The exhibition at the Imperial War Museum marking the centenary of Ian Fleming’s birth runs until 1 March 2009 and is well worth visiting. If you can’t make it, this book serves as a kind of catalogue to it, with double-spread film stills and a large format providing a touch of coffee-table glamour; yet it’s also an informative, readable volume in its own right, and Ben Macintyre’s text deserves to be read from cover to cover. Macintyre is well qualified to write about Bond and his world: his last book was the bestselling Agent Zigzag, about the fast-living Second World War spy Eddie Chapman. He writes lucidly, insightfully, and with a light touch so crucial to any treatment of James Bond.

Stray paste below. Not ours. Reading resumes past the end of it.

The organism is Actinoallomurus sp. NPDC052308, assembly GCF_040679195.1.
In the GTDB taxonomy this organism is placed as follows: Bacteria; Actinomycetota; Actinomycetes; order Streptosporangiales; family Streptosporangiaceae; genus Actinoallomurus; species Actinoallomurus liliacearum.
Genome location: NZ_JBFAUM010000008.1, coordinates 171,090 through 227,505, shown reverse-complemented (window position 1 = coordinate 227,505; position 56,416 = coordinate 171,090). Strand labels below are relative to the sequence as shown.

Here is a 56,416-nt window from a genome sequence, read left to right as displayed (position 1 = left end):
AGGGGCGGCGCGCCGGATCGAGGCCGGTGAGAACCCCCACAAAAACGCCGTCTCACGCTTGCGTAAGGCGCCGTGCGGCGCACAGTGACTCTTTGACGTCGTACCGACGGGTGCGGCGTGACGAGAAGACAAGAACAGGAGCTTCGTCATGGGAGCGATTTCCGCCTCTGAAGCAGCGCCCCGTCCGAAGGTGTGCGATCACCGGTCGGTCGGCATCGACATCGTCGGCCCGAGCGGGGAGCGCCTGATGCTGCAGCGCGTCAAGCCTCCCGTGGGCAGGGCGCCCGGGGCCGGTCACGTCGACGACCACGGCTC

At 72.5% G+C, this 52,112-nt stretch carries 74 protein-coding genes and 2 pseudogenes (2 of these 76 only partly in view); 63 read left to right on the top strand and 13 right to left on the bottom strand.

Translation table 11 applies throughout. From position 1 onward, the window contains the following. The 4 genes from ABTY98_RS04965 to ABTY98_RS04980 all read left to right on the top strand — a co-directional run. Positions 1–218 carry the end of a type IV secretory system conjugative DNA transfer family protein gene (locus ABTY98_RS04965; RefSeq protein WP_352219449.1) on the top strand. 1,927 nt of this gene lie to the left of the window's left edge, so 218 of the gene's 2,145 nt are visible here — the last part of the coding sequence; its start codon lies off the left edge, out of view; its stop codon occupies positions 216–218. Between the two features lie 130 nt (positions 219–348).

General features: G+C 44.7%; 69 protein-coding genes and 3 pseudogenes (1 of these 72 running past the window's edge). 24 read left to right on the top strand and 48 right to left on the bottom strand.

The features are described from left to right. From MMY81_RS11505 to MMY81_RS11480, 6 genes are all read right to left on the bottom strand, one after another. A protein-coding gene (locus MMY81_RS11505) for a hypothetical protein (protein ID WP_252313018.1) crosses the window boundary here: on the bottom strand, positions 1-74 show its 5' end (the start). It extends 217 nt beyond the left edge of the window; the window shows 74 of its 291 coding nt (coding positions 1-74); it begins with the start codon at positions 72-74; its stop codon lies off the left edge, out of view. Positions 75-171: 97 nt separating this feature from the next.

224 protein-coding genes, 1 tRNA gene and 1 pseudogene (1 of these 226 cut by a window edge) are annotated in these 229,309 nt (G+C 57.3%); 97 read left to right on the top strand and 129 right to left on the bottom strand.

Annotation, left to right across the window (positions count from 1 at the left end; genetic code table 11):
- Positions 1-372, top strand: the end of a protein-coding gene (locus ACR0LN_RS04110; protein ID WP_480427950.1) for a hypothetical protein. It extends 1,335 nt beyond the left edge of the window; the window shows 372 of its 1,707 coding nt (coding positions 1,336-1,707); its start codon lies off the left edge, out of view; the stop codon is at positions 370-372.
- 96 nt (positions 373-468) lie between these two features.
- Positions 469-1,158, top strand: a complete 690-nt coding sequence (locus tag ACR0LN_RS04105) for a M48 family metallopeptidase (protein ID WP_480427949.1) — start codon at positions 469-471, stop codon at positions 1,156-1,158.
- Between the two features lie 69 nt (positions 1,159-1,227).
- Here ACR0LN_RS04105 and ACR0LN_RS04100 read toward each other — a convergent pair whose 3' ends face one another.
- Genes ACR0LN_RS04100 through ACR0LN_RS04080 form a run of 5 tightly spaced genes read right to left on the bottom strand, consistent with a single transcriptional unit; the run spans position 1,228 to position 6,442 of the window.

Much of Fleming’s success as a thriller-writer relied, famously, on his skilful combination of fact and fiction. Macintyre’s approach is to take various aspects of the James Bond diegesis and, chapter by chapter, examine their provenance in Fleming’s own world and experiences. The chapter on ‘Who was James Bond?’, for